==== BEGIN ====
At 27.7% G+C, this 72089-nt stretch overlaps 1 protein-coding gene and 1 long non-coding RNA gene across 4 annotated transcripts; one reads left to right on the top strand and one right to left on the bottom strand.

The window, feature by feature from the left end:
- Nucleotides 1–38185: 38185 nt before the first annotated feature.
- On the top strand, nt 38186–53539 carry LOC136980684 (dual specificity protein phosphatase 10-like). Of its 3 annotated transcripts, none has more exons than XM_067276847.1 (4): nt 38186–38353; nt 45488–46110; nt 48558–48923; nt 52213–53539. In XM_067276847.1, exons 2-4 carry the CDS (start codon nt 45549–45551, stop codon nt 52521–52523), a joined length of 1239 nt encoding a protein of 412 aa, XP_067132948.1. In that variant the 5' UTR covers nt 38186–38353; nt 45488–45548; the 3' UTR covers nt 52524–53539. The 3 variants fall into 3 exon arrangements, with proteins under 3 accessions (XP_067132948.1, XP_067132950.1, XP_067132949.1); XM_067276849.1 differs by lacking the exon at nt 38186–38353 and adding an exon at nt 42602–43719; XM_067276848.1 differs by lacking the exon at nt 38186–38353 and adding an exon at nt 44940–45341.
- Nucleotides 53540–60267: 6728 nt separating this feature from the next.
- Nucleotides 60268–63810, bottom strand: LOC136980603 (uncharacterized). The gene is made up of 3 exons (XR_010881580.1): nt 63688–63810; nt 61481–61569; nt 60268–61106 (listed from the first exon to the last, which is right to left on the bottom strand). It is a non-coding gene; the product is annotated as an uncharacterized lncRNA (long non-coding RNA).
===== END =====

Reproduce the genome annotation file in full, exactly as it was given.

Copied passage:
At 27.7% G+C, this 72089-nt stretch overlaps 1 protein-coding gene and 1 long non-coding RNA gene across 4 annotated transcripts; one reads left to right on the top strand and one right to left on the bottom strand.

The window, feature by feature from the left end:
- Nucleotides 1–38185: 38185 nt before the first annotated feature.
- On the top strand, nt 38186–53539 carry LOC136980684 (dual specificity protein phosphatase 10-like). Of its 3 annotated transcripts, none has more exons than XM_067276847.1 (4): nt 38186–38353; nt 45488–46110; nt 48558–48923; nt 52213–53539. In XM_067276847.1, exons 2-4 carry the CDS (start codon nt 45549–45551, stop codon nt 52521–52523), a joined length of 1239 nt encoding a protein of 412 aa, XP_067132948.1. In that variant the 5' UTR covers nt 38186–38353; nt 45488–45548; the 3' UTR covers nt 52524–53539. The 3 variants fall into 3 exon arrangements, with proteins under 3 accessions (XP_067132948.1, XP_067132950.1, XP_067132949.1); XM_067276849.1 differs by lacking the exon at nt 38186–38353 and adding an exon at nt 42602–43719; XM_067276848.1 differs by lacking the exon at nt 38186–38353 and adding an exon at nt 44940–45341.
- Nucleotides 53540–60267: 6728 nt separating this feature from the next.
- Nucleotides 60268–63810, bottom strand: LOC136980603 (uncharacterized). The gene is made up of 3 exons (XR_010881580.1): nt 63688–63810; nt 61481–61569; nt 60268–61106 (listed from the first exon to the last, which is right to left on the bottom strand). It is a non-coding gene; the product is annotated as an uncharacterized lncRNA (long non-coding RNA).